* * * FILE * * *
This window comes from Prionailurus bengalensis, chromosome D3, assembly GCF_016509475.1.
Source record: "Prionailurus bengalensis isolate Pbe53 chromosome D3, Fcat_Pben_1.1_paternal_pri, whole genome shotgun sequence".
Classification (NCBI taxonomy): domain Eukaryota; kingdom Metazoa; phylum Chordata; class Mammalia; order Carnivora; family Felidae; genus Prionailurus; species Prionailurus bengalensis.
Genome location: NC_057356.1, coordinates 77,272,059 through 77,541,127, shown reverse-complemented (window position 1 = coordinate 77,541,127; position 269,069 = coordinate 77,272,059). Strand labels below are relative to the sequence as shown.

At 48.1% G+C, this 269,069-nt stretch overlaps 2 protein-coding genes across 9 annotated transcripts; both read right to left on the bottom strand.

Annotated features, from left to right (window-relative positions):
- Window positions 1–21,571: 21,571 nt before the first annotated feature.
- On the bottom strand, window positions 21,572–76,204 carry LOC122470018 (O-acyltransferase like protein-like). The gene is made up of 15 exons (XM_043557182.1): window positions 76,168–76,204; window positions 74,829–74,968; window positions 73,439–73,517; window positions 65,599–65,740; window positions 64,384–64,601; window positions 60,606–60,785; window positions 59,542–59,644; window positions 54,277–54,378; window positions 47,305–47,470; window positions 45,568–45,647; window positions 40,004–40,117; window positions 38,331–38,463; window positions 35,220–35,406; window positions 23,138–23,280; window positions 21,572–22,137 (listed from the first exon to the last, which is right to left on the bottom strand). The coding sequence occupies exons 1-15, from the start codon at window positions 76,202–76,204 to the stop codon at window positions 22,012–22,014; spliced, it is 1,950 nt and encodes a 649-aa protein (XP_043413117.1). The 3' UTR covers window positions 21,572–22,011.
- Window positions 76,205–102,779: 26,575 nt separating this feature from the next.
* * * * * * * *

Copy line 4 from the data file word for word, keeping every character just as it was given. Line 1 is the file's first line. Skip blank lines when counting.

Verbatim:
Genome location: NC_057356.1, coordinates 77,272,059 through 77,541,127, shown reverse-complemented (window position 1 = coordinate 77,541,127; position 269,069 = coordinate 77,272,059). Strand labels below are relative to the sequence as shown.